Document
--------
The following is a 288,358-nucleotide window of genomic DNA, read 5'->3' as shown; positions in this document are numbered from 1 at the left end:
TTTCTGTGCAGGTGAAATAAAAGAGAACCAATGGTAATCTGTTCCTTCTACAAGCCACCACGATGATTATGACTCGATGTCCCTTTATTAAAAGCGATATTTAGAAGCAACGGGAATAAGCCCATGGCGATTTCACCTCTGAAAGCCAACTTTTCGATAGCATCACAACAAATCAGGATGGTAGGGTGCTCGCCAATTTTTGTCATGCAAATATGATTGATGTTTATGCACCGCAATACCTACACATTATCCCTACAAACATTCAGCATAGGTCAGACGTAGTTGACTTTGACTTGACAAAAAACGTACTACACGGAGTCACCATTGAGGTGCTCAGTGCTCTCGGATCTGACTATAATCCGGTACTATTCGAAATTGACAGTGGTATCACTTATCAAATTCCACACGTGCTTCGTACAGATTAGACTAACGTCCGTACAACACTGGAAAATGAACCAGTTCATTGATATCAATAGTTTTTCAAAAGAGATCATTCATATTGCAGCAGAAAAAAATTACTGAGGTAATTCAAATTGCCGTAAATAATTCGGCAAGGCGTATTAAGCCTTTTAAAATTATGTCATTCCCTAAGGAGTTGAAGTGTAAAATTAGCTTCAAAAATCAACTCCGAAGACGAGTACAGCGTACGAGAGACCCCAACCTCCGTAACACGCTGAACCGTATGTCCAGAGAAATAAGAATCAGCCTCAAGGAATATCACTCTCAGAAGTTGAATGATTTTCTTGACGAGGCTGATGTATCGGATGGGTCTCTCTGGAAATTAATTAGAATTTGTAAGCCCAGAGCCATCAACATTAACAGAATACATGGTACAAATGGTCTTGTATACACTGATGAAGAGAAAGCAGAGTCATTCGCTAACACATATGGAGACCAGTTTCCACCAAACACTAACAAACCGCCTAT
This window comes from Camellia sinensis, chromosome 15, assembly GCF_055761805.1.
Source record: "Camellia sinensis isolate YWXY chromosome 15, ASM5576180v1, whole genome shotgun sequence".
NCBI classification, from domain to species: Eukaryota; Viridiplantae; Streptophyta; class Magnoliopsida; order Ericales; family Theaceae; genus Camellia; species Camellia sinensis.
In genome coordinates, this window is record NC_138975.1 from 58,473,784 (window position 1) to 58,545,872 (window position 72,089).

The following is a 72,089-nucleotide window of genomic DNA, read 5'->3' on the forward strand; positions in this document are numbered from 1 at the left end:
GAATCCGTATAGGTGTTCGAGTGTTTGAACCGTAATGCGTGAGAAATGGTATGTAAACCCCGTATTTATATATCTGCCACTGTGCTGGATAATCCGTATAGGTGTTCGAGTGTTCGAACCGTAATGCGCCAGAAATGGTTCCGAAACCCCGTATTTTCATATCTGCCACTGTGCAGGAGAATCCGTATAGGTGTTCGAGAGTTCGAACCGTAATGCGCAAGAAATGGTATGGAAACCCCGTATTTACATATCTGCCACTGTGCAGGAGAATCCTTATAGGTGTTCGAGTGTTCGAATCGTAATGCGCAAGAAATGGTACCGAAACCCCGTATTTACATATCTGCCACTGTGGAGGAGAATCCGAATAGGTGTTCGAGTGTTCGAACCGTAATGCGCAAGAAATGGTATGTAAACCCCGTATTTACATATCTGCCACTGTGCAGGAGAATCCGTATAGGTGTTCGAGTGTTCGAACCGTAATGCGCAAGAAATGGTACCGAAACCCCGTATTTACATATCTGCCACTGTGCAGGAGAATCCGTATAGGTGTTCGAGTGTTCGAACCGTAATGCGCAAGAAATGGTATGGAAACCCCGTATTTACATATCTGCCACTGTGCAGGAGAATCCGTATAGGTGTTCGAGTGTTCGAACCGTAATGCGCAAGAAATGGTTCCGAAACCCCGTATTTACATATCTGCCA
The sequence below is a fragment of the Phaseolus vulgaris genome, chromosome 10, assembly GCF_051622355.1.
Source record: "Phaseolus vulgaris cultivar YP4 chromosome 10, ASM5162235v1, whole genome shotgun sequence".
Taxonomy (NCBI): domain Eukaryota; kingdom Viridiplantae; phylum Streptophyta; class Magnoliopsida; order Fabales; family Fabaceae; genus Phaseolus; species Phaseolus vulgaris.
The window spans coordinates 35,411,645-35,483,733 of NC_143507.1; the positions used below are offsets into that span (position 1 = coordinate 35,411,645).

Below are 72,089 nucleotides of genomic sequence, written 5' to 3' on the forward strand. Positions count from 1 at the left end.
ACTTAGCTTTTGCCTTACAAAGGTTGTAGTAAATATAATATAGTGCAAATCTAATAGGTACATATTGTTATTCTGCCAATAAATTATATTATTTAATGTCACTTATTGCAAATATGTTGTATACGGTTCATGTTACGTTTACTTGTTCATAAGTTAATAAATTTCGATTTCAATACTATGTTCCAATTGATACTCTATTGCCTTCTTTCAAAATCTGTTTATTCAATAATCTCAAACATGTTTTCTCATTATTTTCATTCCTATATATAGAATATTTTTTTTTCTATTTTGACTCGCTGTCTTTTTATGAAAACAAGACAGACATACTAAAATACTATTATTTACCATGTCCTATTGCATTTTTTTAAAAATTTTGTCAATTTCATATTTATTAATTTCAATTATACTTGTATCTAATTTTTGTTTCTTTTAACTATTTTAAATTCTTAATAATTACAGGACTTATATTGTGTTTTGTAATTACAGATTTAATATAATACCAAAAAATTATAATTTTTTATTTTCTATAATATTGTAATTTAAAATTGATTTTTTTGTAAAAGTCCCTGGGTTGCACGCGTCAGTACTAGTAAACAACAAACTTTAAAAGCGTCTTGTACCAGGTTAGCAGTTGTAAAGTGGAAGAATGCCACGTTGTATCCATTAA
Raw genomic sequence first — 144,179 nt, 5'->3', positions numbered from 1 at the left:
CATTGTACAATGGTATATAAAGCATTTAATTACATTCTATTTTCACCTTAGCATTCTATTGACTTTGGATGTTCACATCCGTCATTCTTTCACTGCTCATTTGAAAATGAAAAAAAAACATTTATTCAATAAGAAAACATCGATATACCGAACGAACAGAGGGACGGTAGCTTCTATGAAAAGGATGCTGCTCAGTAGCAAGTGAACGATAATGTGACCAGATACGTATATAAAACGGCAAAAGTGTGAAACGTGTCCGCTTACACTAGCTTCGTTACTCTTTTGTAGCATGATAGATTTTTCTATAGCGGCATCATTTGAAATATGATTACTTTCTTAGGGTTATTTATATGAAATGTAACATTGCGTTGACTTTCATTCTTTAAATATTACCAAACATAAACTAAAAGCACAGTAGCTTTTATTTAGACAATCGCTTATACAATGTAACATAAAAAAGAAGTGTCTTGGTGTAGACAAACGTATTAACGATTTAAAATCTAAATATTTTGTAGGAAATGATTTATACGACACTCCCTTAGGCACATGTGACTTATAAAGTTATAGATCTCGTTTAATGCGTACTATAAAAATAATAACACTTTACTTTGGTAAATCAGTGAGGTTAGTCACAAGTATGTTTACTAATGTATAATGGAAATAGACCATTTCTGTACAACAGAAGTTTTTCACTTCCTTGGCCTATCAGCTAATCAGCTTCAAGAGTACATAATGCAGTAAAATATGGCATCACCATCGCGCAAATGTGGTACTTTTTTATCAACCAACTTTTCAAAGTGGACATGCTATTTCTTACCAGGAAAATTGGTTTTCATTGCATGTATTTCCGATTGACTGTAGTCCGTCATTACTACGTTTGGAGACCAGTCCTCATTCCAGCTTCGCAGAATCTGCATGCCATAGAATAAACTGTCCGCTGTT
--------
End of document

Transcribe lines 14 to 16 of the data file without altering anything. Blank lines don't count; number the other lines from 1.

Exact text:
ACTTAGCTTTTGCCTTACAAAGGTTGTAGTAAATATAATATAGTGCAAATCTAATAGGTACATATTGTTATTCTGCCAATAAATTATATTATTTAATGTCACTTATTGCAAATATGTTGTATACGGTTCATGTTACGTTTACTTGTTCATAAGTTAATAAATTTCGATTTCAATACTATGTTCCAATTGATACTCTATTGCCTTCTTTCAAAATCTGTTTATTCAATAATCTCAAACATGTTTTCTCATTATTTTCATTCCTATATATAGAATATTTTTTTTTCTATTTTGACTCGCTGTCTTTTTATGAAAACAAGACAGACATACTAAAATACTATTATTTACCATGTCCTATTGCATTTTTTTAAAAATTTTGTCAATTTCATATTTATTAATTTCAATTATACTTGTATCTAATTTTTGTTTCTTTTAACTATTTTAAATTCTTAATAATTACAGGACTTATATTGTGTTTTGTAATTACAGATTTAATATAATACCAAAAAATTATAATTTTTTATTTTCTATAATATTGTAATTTAAAATTGATTTTTTTGTAAAAGTCCCTGGGTTGCACGCGTCAGTACTAGTAAACAACAAACTTTAAAAGCGTCTTGTACCAGGTTAGCAGTTGTAAAGTGGAAGAATGCCACGTTGTATCCATTAA
Raw genomic sequence first — 144,179 nt, 5'->3', positions numbered from 1 at the left:
CATTGTACAATGGTATATAAAGCATTTAATTACATTCTATTTTCACCTTAGCATTCTATTGACTTTGGATGTTCACATCCGTCATTCTTTCACTGCTCATTTGAAAATGAAAAAAAAACATTTATTCAATAAGAAAACATCGATATACCGAACGAACAGAGGGACGGTAGCTTCTATGAAAAGGATGCTGCTCAGTAGCAAGTGAACGATAATGTGACCAGATACGTATATAAAACGGCAAAAGTGTGAAACGTGTCCGCTTACACTAGCTTCGTTACTCTTTTGTAGCATGATAGATTTTTCTATAGCGGCATCATTTGAAATATGATTACTTTCTTAGGGTTATTTATATGAAATGTAACATTGCGTTGACTTTCATTCTTTAAATATTACCAAACATAAACTAAAAGCACAGTAGCTTTTATTTAGACAATCGCTTATACAATGTAACATAAAAAAGAAGTGTCTTGGTGTAGACAAACGTATTAACGATTTAAAATCTAAATATTTTGTAGGAAATGATTTATACGACACTCCCTTAGGCACATGTGACTTATAAAGTTATAGATCTCGTTTAATGCGTACTATAAAAATAATAACACTTTACTTTGGTAAATCAGTGAGGTTAGTCACAAGTATGTTTACTAATGTATAATGGAAATAGACCATTTCTGTACAACAGAAGTTTTTCACTTCCTTGGCCTATCAGCTAATCAGCTTCAAGAGTACATAATGCAGTAAAATATGGCATCACCATCGCGCAAATGTGGTACTTTTTTATCAACCAACTTTTCAAAGTGGACATGCTATTTCTTACCAGGAAAATTGGTTTTCATTGCATGTATTTCCGATTGACTGTAGTCCGTCATTACTACGTTTGGAGACCAGTCCTCATTCCAGCTTCGCAGAATCTGCATGCCATAGAATAAACTGTCCGCTGTT